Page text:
Flooding is a severe problem that many homeowners overlook and underestimate. While flooding isn’t altogether common unless you live in a flood zone, the damage that’s caused by flooding can be catastrophic, which is why it’s essential that you prepare for such a possibility. In fact, it’s been estimated by FEMA that just one inch of water getting into a building can cost more than $25,000 in damages. If you’re thinking about obtaining a flood insurance policy from Webb Insurance, you should know more about what this insurance is and some of the lesser known aspects of this type of insurance.

What Is Flood Insurance?

As the name makes clear, this is a type of insurance policy that’s designed to protect your home and the possessions within from the effects of flooding. In most cases, the exact area in which you live can play a large part in how much coverage is provided as well as what the policy costs. When you’re thinking about purchasing one of these policies, there are two different types of coverage for you to consider. You can purchase just one of these coverage types or both. The first type of flooding coverage that a homeowner can purchase is building property coverage, which provides protection for the actual structure of the home as well as some of the more major appliances like the HVAC system, the electrical and plumbing systems, cabinets, and any attached bookcases.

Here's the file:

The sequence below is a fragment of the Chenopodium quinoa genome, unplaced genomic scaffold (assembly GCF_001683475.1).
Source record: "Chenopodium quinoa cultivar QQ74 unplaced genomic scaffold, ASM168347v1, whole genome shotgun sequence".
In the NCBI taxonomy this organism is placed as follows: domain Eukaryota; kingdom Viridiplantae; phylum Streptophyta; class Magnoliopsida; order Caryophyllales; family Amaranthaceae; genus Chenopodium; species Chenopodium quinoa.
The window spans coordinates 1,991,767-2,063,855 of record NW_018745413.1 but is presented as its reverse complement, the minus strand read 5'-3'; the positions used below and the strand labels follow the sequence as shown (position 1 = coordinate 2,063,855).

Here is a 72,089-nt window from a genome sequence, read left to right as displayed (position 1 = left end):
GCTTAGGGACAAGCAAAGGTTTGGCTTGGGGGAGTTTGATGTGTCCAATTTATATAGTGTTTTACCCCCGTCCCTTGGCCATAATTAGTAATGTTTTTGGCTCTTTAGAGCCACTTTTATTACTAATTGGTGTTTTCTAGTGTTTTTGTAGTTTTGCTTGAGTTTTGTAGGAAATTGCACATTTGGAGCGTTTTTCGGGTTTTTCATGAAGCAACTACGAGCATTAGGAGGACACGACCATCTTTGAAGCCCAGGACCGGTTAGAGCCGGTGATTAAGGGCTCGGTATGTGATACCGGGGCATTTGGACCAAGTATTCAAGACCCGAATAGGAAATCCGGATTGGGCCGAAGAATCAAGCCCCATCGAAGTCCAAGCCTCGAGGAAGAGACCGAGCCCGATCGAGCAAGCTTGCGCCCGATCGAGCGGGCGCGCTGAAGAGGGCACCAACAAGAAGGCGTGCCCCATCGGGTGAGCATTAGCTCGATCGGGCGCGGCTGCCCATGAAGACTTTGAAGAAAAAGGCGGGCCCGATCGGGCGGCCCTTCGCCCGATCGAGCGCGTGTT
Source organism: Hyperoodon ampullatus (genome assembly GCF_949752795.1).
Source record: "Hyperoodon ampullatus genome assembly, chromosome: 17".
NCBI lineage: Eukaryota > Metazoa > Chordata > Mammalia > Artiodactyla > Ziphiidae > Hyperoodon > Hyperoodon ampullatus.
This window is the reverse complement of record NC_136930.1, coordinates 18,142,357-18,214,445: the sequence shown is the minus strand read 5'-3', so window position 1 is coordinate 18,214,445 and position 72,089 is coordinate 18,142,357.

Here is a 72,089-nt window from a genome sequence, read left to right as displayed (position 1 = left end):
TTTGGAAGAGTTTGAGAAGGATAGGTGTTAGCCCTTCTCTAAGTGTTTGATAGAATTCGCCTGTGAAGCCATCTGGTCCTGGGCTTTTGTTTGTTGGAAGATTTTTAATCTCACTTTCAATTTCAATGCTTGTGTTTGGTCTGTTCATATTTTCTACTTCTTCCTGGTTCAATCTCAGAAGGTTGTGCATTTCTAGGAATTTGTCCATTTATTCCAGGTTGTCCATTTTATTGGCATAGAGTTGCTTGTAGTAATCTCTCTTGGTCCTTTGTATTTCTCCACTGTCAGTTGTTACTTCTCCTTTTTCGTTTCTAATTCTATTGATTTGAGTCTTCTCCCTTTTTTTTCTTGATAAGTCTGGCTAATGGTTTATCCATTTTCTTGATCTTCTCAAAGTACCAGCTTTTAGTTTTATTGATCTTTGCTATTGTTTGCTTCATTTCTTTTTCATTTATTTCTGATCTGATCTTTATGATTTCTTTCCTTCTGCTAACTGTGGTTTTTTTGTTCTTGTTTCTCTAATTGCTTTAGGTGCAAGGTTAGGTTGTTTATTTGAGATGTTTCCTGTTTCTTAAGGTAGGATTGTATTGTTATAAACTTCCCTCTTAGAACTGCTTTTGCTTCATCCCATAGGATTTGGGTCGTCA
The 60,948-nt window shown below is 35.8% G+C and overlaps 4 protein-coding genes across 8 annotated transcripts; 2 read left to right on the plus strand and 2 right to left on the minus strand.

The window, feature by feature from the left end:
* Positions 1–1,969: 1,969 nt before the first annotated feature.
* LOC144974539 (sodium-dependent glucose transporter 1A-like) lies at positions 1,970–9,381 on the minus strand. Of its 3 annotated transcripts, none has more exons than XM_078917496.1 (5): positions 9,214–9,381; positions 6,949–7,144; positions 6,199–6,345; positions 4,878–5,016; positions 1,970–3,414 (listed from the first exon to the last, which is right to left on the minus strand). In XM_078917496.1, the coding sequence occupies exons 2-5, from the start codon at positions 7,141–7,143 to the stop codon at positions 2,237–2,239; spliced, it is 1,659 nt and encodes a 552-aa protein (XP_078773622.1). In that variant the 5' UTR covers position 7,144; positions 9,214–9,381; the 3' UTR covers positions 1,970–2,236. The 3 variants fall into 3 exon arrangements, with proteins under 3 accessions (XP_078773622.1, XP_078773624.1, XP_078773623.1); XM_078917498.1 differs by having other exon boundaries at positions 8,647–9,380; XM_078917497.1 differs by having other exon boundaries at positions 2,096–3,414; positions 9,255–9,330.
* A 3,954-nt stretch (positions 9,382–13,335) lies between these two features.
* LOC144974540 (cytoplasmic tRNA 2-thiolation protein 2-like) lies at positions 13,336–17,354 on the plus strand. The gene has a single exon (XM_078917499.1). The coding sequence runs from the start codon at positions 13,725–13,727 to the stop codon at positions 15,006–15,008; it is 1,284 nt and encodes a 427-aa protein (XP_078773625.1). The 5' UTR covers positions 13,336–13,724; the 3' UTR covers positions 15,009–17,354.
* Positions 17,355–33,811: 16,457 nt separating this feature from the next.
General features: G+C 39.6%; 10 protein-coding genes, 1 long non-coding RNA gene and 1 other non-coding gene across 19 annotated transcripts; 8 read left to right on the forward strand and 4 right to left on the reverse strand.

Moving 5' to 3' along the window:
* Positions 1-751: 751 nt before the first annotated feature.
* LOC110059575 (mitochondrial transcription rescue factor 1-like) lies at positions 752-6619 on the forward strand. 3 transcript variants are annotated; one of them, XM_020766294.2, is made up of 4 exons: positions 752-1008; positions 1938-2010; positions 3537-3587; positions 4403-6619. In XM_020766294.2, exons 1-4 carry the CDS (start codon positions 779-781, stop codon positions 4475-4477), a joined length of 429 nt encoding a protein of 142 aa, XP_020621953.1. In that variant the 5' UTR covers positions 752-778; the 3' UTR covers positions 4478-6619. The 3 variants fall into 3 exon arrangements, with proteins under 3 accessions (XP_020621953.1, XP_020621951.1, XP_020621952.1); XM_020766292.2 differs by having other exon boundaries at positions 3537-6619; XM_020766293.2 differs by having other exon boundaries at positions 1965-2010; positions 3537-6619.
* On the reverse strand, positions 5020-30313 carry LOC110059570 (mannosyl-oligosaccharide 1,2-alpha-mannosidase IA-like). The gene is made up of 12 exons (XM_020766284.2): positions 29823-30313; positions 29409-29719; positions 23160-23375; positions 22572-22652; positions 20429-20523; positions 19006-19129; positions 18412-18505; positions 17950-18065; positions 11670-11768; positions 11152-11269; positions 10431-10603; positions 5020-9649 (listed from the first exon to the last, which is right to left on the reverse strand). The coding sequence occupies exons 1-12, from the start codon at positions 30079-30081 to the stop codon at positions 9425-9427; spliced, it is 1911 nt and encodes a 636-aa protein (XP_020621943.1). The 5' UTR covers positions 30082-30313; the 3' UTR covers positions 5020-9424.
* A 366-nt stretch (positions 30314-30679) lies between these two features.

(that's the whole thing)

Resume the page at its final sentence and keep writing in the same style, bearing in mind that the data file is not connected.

The maximum coverage limit that you’re provided with depends on the exact policy you purchase. Many policies pay out on a replacement cost basis with primary residences and an actual cash value with vacation homes. You could also obtain personal contents coverage, which is designed to provide coverage for the items and possessions within the structure. These items can include clothing, electronics, furniture, freezers, and some valuables. If you decide to purchase coverage for the contents in your home, the compensation that you receive will be provided based on the actual cash value of the items, which means that depreciation is taken into account.

Three Things You Should Know About This Insurance

Even though you now understand the basics of what this form of insurance provides you with, there are a variety of things that you might not know about this insurance. While a policy provides your home with protection from flooding, there are several factors that you should take into account before you select a specific policy.

1. You Can Pay Less for Insurance If You’re Not In a Flood Zone

First of all, you may actually be able to pay less for insurance if your home is not situated within a flood zone, which makes this a much easier decision for you. If your home is relatively nearby a high-risk area but not quite located in one, there’s absolutely zero reason for you not to purchase a policy. You’ll be able to pay a much lower premium for this insurance than a homeowner who lives inside a high-risk area. The rate that you receive for your insurance policy depends on an array of different factors, the most important of which is whether or not your home is located in a flood zone. Other factors to keep in mind include:

  • How many people occupy your building
  • The year in which your home was constructed
  • Where the covered contents are situated in your home layout
  • The number of floors in your home
  • Your deductible and the amount of contents and building coverage you receive

2. Flooding Isn’t Covered Under a Standard Homeowners Insurance Policy